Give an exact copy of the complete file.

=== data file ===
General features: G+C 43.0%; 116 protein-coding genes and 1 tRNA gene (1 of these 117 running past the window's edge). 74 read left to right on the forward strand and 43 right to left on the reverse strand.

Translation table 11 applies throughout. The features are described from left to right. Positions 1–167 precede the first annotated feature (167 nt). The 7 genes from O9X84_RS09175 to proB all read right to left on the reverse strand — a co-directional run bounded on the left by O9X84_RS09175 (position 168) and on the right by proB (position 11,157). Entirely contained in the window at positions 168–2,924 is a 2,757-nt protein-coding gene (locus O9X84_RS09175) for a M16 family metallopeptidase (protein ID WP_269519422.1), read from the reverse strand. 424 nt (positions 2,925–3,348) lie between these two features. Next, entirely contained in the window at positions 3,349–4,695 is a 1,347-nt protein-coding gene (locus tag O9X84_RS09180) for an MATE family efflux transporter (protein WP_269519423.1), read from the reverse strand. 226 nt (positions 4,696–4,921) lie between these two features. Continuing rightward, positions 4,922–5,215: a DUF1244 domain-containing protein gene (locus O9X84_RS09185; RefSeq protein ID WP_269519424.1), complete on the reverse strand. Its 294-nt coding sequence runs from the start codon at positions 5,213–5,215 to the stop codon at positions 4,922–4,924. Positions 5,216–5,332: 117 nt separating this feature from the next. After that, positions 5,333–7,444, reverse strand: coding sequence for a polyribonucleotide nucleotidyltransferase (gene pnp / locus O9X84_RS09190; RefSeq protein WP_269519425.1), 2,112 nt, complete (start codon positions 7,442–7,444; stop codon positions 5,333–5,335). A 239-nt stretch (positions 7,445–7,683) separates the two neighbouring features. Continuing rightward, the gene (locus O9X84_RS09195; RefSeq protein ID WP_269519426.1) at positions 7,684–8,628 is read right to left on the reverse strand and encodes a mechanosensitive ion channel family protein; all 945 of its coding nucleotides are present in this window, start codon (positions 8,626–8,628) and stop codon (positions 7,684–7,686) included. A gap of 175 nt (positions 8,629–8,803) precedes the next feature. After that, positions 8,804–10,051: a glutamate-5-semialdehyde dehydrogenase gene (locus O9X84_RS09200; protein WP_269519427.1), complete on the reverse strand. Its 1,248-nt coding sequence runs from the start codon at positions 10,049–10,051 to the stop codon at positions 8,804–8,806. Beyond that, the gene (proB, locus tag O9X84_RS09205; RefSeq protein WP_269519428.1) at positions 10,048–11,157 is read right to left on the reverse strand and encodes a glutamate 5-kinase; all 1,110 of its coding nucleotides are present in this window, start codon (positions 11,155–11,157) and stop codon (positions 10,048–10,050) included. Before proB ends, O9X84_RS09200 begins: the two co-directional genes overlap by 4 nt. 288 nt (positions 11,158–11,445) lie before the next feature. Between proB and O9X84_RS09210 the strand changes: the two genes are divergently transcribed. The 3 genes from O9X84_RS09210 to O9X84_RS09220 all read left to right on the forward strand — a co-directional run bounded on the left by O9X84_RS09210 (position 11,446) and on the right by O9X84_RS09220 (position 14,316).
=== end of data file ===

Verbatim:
General features: G+C 43.0%; 116 protein-coding genes and 1 tRNA gene (1 of these 117 running past the window's edge). 74 read left to right on the forward strand and 43 right to left on the reverse strand.

Translation table 11 applies throughout. The features are described from left to right. Positions 1–167 precede the first annotated feature (167 nt). The 7 genes from O9X84_RS09175 to proB all read right to left on the reverse strand — a co-directional run bounded on the left by O9X84_RS09175 (position 168) and on the right by proB (position 11,157). Entirely contained in the window at positions 168–2,924 is a 2,757-nt protein-coding gene (locus O9X84_RS09175) for a M16 family metallopeptidase (protein ID WP_269519422.1), read from the reverse strand. 424 nt (positions 2,925–3,348) lie between these two features. Next, entirely contained in the window at positions 3,349–4,695 is a 1,347-nt protein-coding gene (locus tag O9X84_RS09180) for an MATE family efflux transporter (protein WP_269519423.1), read from the reverse strand. 226 nt (positions 4,696–4,921) lie between these two features. Continuing rightward, positions 4,922–5,215: a DUF1244 domain-containing protein gene (locus O9X84_RS09185; RefSeq protein ID WP_269519424.1), complete on the reverse strand. Its 294-nt coding sequence runs from the start codon at positions 5,213–5,215 to the stop codon at positions 4,922–4,924. Positions 5,216–5,332: 117 nt separating this feature from the next. After that, positions 5,333–7,444, reverse strand: coding sequence for a polyribonucleotide nucleotidyltransferase (gene pnp / locus O9X84_RS09190; RefSeq protein WP_269519425.1), 2,112 nt, complete (start codon positions 7,442–7,444; stop codon positions 5,333–5,335). A 239-nt stretch (positions 7,445–7,683) separates the two neighbouring features. Continuing rightward, the gene (locus O9X84_RS09195; RefSeq protein ID WP_269519426.1) at positions 7,684–8,628 is read right to left on the reverse strand and encodes a mechanosensitive ion channel family protein; all 945 of its coding nucleotides are present in this window, start codon (positions 8,626–8,628) and stop codon (positions 7,684–7,686) included. A gap of 175 nt (positions 8,629–8,803) precedes the next feature. After that, positions 8,804–10,051: a glutamate-5-semialdehyde dehydrogenase gene (locus O9X84_RS09200; protein WP_269519427.1), complete on the reverse strand. Its 1,248-nt coding sequence runs from the start codon at positions 10,049–10,051 to the stop codon at positions 8,804–8,806. Beyond that, the gene (proB, locus tag O9X84_RS09205; RefSeq protein WP_269519428.1) at positions 10,048–11,157 is read right to left on the reverse strand and encodes a glutamate 5-kinase; all 1,110 of its coding nucleotides are present in this window, start codon (positions 11,155–11,157) and stop codon (positions 10,048–10,050) included. Before proB ends, O9X84_RS09200 begins: the two co-directional genes overlap by 4 nt. 288 nt (positions 11,158–11,445) lie before the next feature. Between proB and O9X84_RS09210 the strand changes: the two genes are divergently transcribed. The 3 genes from O9X84_RS09210 to O9X84_RS09220 all read left to right on the forward strand — a co-directional run bounded on the left by O9X84_RS09210 (position 11,446) and on the right by O9X84_RS09220 (position 14,316).